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Old 02-08-2009, 11:50 PM   #1
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Default How To: Build a Multi-dog Household

So, you have one beloved dog and are looking to add a second one to your household. It's easy to get excited and bring the new pooch home and let it run around... but whether your new dog is a pup or a rehomed adult there are ways to make the introduction easier and more successful for the long run. The biggest thing is that everyone in the household gets onboard with the new doggie... all the way down to your four-pawed friend!

First off, keep in mind that unless you have had a second dog in the past, the current dog is not likely used to sharing you or the living space. This can be a bit ... aggravating. To ease the possibility of this adding to the stress of the new arrival and starting things off on the wrong paw, the dogs should first meet on neutral ground. Leash walking them in a park is good, even the driveway could be a good location if the current resident dog isn't too territorial. Let them sniff and check eachother out at leisure. Do not push them to interact! If they start to play, mores the better! But do watch for any signs of aggression: lipcurls and growling could mean you are in for a long and possibly an unsuccessful run. Always keep safety in your mind.

Despite how well the dogs do outside the house, keep a CLOSE eye on things inside for several days at the LEAST! Dogs can be protective of toys, food dishes, favorite places on the couch... even when they haven't been before. Discourage this! Also, one can never be sure what might cause friction in between the dogs. A new addition can alter the previous dog's behavior (for better or for worse), and you do not likely know the new one's to well, yet. Take the time to learn before instilling trust.

If dealing with introducing a puppy keep them in one room of the house allowing the previous dog to roam the rest of the house. Babygates work wonders here as the can check eachother out but cannot reach eachother.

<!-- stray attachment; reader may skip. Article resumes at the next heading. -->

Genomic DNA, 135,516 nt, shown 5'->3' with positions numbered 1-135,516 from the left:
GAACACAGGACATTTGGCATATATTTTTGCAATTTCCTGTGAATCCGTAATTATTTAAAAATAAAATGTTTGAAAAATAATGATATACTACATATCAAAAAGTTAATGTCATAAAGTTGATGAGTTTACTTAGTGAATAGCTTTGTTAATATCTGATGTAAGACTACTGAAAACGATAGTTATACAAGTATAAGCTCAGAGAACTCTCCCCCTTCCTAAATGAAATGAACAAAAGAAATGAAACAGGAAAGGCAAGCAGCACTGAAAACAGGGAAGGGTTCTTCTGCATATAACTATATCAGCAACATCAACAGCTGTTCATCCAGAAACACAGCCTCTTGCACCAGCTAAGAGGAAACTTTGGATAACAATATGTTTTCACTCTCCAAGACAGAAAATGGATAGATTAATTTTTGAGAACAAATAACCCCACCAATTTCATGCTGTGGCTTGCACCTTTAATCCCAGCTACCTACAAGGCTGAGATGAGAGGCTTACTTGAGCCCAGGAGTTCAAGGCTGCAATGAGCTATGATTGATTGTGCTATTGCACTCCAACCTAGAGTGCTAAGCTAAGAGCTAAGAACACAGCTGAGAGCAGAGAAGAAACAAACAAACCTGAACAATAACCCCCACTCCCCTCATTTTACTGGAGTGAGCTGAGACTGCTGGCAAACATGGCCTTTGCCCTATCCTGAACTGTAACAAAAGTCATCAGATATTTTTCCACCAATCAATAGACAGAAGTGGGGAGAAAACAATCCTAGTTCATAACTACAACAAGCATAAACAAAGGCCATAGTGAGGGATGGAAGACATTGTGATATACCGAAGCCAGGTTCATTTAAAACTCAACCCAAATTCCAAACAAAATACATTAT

Calypso demonstrates in this photo how Taliesin was introduced at my parents' household before I moved out. Nate, my now husband was getting yapped at by a jealous Calypso who wanted in.

The pup being allowed limited access helps to out in safety, as well as allowing the other dog to feel less threatened by the little imp. Allow the two to play together with supervision every so often in the pup's area as long as things are going well. Work towards success. Crate training is your friend and a huge advantage with a pup! When you cannot watch them, you KNOW where they are.

With an adult dog the best strategy past the outdoor introduction is to only allow the dogs to interact when you can supervise them at first. Allow the new dog limited access to the house, in my most recent case when we introduced Parker we closed off the upstairs, the basement, and our bedroom. It meant 1 level of the house to follow him and discover what he might be interested in dismantling so we could move it, or train him out of being interested in it. On the first couple of days, if the new dog is crate trained take advantage of this.

Crate when you cannot closely watch, and at night, and simply to give the previous dog a break. Monitor how they are interacting, favor the previous dog who has always had your love and make sure they do not feel they are being pushed out of the way. The new arrival is not used to having your attention, so the imbalance will not matter as much. Eventually, all the dogs will recieve equal attention... but at first your goal is acceptance of the new dog. Praise good interactions. For example, if your previous pooch is in your lap getting loves and the new one comes up and is allowed to be petted at the same time make a big deal out of this! It is great, this new dog is awesome, it means more lovin's and praise.